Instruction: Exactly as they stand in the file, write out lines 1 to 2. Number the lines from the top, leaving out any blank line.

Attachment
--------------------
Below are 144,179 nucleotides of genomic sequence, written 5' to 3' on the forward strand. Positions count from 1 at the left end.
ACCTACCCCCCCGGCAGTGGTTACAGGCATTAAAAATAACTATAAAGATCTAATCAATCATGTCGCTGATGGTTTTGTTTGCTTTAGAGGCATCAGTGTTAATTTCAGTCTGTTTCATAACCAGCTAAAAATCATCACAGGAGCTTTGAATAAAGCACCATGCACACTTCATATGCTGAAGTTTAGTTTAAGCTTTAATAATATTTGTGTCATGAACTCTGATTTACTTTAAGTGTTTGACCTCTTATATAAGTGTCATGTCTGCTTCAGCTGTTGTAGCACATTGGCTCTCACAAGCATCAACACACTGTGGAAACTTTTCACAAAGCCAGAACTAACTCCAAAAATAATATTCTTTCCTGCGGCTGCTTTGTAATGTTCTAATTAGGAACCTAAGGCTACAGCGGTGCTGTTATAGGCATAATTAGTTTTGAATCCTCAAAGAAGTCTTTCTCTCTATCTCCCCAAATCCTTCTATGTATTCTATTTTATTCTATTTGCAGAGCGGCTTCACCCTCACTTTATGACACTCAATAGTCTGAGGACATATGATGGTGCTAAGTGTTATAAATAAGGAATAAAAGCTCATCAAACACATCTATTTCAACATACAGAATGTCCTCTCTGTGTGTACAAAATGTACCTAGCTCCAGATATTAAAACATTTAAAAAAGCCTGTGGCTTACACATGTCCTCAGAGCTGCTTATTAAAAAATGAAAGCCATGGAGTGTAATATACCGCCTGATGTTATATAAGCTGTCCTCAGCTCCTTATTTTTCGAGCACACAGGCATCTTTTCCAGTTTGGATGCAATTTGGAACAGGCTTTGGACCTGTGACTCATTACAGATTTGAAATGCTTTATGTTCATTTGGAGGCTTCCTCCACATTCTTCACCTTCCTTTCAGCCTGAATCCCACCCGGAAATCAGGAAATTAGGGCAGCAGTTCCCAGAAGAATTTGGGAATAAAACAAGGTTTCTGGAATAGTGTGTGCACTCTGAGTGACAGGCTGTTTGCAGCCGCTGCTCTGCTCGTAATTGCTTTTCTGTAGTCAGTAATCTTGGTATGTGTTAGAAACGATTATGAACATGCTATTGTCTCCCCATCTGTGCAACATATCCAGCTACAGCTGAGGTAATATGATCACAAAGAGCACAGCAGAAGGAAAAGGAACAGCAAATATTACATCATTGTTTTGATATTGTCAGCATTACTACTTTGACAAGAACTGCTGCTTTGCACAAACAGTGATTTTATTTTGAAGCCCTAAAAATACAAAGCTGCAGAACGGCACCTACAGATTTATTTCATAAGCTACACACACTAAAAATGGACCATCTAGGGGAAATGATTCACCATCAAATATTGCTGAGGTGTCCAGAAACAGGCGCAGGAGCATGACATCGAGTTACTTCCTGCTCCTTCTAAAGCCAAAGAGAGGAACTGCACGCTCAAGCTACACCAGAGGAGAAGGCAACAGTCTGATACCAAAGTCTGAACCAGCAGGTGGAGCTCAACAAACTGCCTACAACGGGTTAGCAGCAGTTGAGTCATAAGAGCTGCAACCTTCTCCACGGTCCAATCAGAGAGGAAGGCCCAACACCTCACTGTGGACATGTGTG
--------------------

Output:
Below are 144,179 nucleotides of genomic sequence, written 5' to 3' on the forward strand. Positions count from 1 at the left end.
ACCTACCCCCCCGGCAGTGGTTACAGGCATTAAAAATAACTATAAAGATCTAATCAATCATGTCGCTGATGGTTTTGTTTGCTTTAGAGGCATCAGTGTTAATTTCAGTCTGTTTCATAACCAGCTAAAAATCATCACAGGAGCTTTGAATAAAGCACCATGCACACTTCATATGCTGAAGTTTAGTTTAAGCTTTAATAATATTTGTGTCATGAACTCTGATTTACTTTAAGTGTTTGACCTCTTATATAAGTGTCATGTCTGCTTCAGCTGTTGTAGCACATTGGCTCTCACAAGCATCAACACACTGTGGAAACTTTTCACAAAGCCAGAACTAACTCCAAAAATAATATTCTTTCCTGCGGCTGCTTTGTAATGTTCTAATTAGGAACCTAAGGCTACAGCGGTGCTGTTATAGGCATAATTAGTTTTGAATCCTCAAAGAAGTCTTTCTCTCTATCTCCCCAAATCCTTCTATGTATTCTATTTTATTCTATTTGCAGAGCGGCTTCACCCTCACTTTATGACACTCAATAGTCTGAGGACATATGATGGTGCTAAGTGTTATAAATAAGGAATAAAAGCTCATCAAACACATCTATTTCAACATACAGAATGTCCTCTCTGTGTGTACAAAATGTACCTAGCTCCAGATATTAAAACATTTAAAAAAGCCTGTGGCTTACACATGTCCTCAGAGCTGCTTATTAAAAAATGAAAGCCATGGAGTGTAATATACCGCCTGATGTTATATAAGCTGTCCTCAGCTCCTTATTTTTCGAGCACACAGGCATCTTTTCCAGTTTGGATGCAATTTGGAACAGGCTTTGGACCTGTGACTCATTACAGATTTGAAATGCTTTATGTTCATTTGGAGGCTTCCTCCACATTCTTCACCTTCCTTTCAGCCTGAATCCCACCCGGAAATCAGGAAATTAGGGCAGCAGTTCCCAGAAGAATTTGGGAATAAAACAAGGTTTCTGGAATAGTGTGTGCACTCTGAGTGACAGGCTGTTTGCAGCCGCTGCTCTGCTCGTAATTGCTTTTCTGTAGTCAGTAATCTTGGTATGTGTTAGAAACGATTATGAACATGCTATTGTCTCCCCATCTGTGCAACATATCCAGCTACAGCTGAGGTAATATGATCACAAAGAGCACAGCAGAAGGAAAAGGAACAGCAAATATTACATCATTGTTTTGATATTGTCAGCATTACTACTTTGACAAGAACTGCTGCTTTGCACAAACAGTGATTTTATTTTGAAGCCCTAAAAATACAAAGCTGCAGAACGGCACCTACAGATTTATTTCATAAGCTACACACACTAAAAATGGACCATCTAGGGGAAATGATTCACCATCAAATATTGCTGAGGTGTCCAGAAACAGGCGCAGGAGCATGACATCGAGTTACTTCCTGCTCCTTCTAAAGCCAAAGAGAGGAACTGCACGCTCAAGCTACACCAGAGGAGAAGGCAACAGTCTGATACCAAAGTCTGAACCAGCAGGTGGAGCTCAACAAACTGCCTACAACGGGTTAGCAGCAGTTGAGTCATAAGAGCTGCAACCTTCTCCACGGTCCAATCAGAGAGGAAGGCCCAACACCTCACTGTGGACATGTGTG